ILNews

Disciplinary Actions - 8/3/12

Back to TopCommentsE-mailPrintBookmark and Share
Indiana Lawyer Disciplinary Actions

The Indiana Supreme Court Disciplinary Commission brings charges against attorneys who have violated the state’s rules for admission to the bar and Rules of Professional Conduct. The Indiana Commission on Judicial Qualifications brings charges against judges, judicial officers, or judicial candidates for misconduct. Details of attorneys’ and judges’ actions for which they are being disciplined by the Supreme Court will be included unless they are not a matter of public record under the court’s rules.

Suspension
Lora N. Barkes, of Porter County, has been suspended by the Indiana Supreme Court for seven rule violations, including failure to act with reasonable diligence and promptness, and engaging in conduct involving dishonesty, fraud, deceit or misrepresentation.

Barkes falsely told two clients that she had taken action on several collection actions when she had not. At the time, she knew her mental fitness was impaired by depression, yet she continued with the representations.

Several mitigating factors were found, including that Barkes is remorseful and has no disciplinary history. The justices found in a July 17, 2012, order that she violated Indiana Professional Conduct Rules 1.3; 1.4(b); 1.16(a)(2); 3.2; and 8.4(a), (c) and (d). They suspended her for 180 days, beginning Aug. 28, with 60 days actively served. The remainder will be stayed subject to completion of 18 months of probation, which includes monitoring by the Judges and Lawyers Assistance Program.

Resignation
Stacy H. Sheedy, of Marion County, has resigned from the Indiana bar, per a July 17, 2012, order. Sheedy pleaded guilty in March to two counts of Class C felony theft following accusations that she misappropriated nearly $600,000 from clients. She was sentenced to eight years.

She is ineligible to petition for reinstatement for five years. Sheedy’s resignation ends any disciplinary investigation.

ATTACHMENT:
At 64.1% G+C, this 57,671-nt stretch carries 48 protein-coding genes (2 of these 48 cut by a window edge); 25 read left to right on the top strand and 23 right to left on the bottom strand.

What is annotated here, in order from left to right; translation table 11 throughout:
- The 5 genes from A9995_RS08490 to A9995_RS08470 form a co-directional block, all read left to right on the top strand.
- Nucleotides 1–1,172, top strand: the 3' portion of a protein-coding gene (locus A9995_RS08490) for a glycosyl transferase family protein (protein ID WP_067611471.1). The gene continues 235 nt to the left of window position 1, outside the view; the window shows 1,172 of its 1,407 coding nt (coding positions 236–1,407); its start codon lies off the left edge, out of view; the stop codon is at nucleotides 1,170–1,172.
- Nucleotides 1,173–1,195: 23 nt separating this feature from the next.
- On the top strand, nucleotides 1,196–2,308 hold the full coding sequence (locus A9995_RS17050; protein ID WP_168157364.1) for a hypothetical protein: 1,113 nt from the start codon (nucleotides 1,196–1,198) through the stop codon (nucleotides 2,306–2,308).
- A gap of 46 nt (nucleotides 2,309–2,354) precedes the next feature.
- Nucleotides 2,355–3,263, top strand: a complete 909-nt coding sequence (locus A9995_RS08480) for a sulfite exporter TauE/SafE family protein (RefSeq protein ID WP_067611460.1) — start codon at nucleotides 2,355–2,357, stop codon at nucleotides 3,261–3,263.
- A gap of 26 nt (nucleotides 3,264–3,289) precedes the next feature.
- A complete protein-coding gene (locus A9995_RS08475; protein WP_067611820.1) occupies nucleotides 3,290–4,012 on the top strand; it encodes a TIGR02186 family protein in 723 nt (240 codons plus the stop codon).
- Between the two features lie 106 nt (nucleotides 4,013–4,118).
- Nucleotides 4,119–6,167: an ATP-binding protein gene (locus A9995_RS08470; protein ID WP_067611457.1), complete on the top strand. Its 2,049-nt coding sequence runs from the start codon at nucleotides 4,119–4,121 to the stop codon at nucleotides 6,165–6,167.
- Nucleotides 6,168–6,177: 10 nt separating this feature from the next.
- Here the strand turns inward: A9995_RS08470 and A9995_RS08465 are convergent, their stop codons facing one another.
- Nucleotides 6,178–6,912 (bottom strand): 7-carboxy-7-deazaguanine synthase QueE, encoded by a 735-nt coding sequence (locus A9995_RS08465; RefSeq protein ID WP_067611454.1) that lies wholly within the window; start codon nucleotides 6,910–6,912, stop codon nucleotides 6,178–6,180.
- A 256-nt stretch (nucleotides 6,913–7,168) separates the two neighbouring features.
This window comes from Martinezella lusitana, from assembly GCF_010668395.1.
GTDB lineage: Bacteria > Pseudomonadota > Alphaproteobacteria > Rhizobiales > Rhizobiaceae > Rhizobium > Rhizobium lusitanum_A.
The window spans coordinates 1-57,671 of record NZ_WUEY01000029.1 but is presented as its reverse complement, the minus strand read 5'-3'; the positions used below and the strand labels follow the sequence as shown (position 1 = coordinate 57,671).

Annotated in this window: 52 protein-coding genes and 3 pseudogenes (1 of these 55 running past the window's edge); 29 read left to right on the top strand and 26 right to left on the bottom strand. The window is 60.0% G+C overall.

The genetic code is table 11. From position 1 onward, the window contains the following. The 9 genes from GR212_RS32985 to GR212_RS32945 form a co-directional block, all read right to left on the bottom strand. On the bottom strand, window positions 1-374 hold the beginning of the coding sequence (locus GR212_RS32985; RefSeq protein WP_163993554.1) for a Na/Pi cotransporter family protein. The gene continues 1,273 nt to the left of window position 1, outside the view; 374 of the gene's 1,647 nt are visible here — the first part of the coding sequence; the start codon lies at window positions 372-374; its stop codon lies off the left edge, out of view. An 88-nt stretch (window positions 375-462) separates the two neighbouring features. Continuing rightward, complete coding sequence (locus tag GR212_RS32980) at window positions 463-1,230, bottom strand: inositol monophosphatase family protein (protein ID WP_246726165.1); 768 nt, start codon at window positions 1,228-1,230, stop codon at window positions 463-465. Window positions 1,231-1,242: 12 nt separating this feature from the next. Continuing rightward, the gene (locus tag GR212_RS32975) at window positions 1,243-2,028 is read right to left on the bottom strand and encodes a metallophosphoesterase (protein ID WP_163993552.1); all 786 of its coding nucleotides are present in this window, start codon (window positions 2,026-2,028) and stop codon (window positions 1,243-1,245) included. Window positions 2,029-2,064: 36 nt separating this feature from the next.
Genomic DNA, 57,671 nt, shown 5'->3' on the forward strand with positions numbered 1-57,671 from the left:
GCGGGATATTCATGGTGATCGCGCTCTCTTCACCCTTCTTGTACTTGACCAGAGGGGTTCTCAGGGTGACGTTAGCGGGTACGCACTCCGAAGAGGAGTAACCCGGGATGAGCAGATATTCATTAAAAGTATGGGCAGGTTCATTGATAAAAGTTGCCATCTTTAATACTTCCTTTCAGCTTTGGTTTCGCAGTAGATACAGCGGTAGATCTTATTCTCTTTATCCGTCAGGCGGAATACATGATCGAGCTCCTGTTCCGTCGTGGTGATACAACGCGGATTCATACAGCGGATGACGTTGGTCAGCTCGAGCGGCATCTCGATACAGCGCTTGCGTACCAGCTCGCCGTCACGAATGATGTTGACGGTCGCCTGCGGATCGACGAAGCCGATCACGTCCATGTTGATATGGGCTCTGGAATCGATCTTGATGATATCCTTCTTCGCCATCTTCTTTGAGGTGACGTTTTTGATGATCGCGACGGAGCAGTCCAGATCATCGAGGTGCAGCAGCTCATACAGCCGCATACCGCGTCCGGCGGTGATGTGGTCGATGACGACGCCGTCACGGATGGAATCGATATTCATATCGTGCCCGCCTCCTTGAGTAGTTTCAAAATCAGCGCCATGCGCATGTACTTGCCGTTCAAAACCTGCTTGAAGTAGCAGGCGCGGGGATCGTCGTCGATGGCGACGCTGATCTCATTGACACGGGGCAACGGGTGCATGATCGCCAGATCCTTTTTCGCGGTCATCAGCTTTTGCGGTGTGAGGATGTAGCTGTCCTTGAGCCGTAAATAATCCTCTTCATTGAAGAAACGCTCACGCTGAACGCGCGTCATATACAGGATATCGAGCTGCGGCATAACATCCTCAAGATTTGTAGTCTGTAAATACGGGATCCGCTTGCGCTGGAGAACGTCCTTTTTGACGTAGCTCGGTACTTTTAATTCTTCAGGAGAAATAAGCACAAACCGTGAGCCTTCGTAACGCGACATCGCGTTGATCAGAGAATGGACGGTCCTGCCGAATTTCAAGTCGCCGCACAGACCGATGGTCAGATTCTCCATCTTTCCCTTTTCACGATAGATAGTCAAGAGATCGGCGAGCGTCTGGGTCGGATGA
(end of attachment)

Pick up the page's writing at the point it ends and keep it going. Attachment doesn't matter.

Cynthia P. Purvis, of Marion County, has resigned from the Indiana bar, per a July 19, 2012, order. Her resignation is effective immediately. Any disciplinary actions pending against Purvis have been dismissed as moot. She must wait five years before she can petition for reinstatement.•

ADVERTISEMENT

Post a comment to this story

COMMENTS POLICY
We reserve the right to remove any post that we feel is obscene, profane, vulgar, racist, sexually explicit, abusive, or hateful.
 
You are legally responsible for what you post and your anonymity is not guaranteed.
 
Posts that insult, defame, threaten, harass or abuse other readers or people mentioned in Indiana Lawyer editorial content are also subject to removal. Please respect the privacy of individuals and refrain from posting personal information.
 
No solicitations, spamming or advertisements are allowed. Readers may post links to other informational websites that are relevant to the topic at hand, but please do not link to objectionable material.
 
We may remove messages that are unrelated to the topic, encourage illegal activity, use all capital letters or are unreadable.
 

Messages that are flagged by readers as objectionable will be reviewed and may or may not be removed. Please do not flag a post simply because you disagree with it.

Sponsored by
ADVERTISEMENT
Subscribe to Indiana Lawyer
  1. Don't we have bigger issues to concern ourselves with?

  2. Anyone who takes the time to study disciplinary and bar admission cases in Indiana ... much of which is, as a matter of course and by intent, off the record, would have a very difficult time drawing lines that did not take into account things which are not supposed to matter, such as affiliations, associations, associates and the like. Justice Hoosier style is a far departure than what issues in most other parts of North America. (More like Central America, in fact.) See, e.g., http://www.theindianalawyer.com/indiana-attorney-illegally-practicing-in-florida-suspended-for-18-months/PARAMS/article/42200 When while the Indiana court system end the cruel practice of killing prophets of due process and those advocating for blind justice?

  3. Wouldn't this call for an investigation of Government corruption? Chief Justice Loretta Rush, wrote that the case warranted the high court’s review because the method the Indiana Court of Appeals used to reach its decision was “a significant departure from the law.” Specifically, David wrote that the appellate panel ruled after reweighing of the evidence, which is NOT permissible at the appellate level. **But yet, they look the other way while an innocent child was taken by a loving mother who did nothing wrong"

  4. Different rules for different folks....

  5. I would strongly suggest anyone seeking mediation check the experience of the mediator. There are retired judges who decide to become mediators. Their training and experience is in making rulings which is not the point of mediation.

ADVERTISEMENT